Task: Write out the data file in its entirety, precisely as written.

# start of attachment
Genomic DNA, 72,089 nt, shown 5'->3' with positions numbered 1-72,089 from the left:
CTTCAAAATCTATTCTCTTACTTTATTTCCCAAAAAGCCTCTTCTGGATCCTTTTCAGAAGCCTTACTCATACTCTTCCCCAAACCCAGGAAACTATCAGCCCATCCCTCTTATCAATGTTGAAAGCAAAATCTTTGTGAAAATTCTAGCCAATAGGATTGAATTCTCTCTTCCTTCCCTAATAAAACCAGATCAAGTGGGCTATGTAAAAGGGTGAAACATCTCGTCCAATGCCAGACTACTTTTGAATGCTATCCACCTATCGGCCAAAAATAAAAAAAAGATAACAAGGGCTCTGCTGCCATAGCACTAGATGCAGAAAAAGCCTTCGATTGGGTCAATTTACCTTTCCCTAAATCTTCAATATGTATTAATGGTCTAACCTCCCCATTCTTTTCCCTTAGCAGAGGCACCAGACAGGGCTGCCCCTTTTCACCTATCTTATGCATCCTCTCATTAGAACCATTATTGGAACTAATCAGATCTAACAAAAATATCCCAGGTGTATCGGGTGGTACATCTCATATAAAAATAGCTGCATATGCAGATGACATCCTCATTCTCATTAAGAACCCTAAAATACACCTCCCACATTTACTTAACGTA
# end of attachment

Genomic DNA, 72,089 nt, shown 5'->3' with positions numbered 1-72,089 from the left:
CTTCAAAATCTATTCTCTTACTTTATTTCCCAAAAAGCCTCTTCTGGATCCTTTTCAGAAGCCTTACTCATACTCTTCCCCAAACCCAGGAAACTATCAGCCCATCCCTCTTATCAATGTTGAAAGCAAAATCTTTGTGAAAATTCTAGCCAATAGGATTGAATTCTCTCTTCCTTCCCTAATAAAACCAGATCAAGTGGGCTATGTAAAAGGGTGAAACATCTCGTCCAATGCCAGACTACTTTTGAATGCTATCCACCTATCGGCCAAAAATAAAAAAAAGATAACAAGGGCTCTGCTGCCATAGCACTAGATGCAGAAAAAGCCTTCGATTGGGTCAATTTACCTTTCCCTAAATCTTCAATATGTATTAATGGTCTAACCTCCCCATTCTTTTCCCTTAGCAGAGGCACCAGACAGGGCTGCCCCTTTTCACCTATCTTATGCATCCTCTCATTAGAACCATTATTGGAACTAATCAGATCTAACAAAAATATCCCAGGTGTATCGGGTGGTACATCTCATATAAAAATAGCTGCATATGCAGATGACATCCTCATTCTCATTAAGAACCCTAAAATACACCTCCCACATTTACTTAACGTA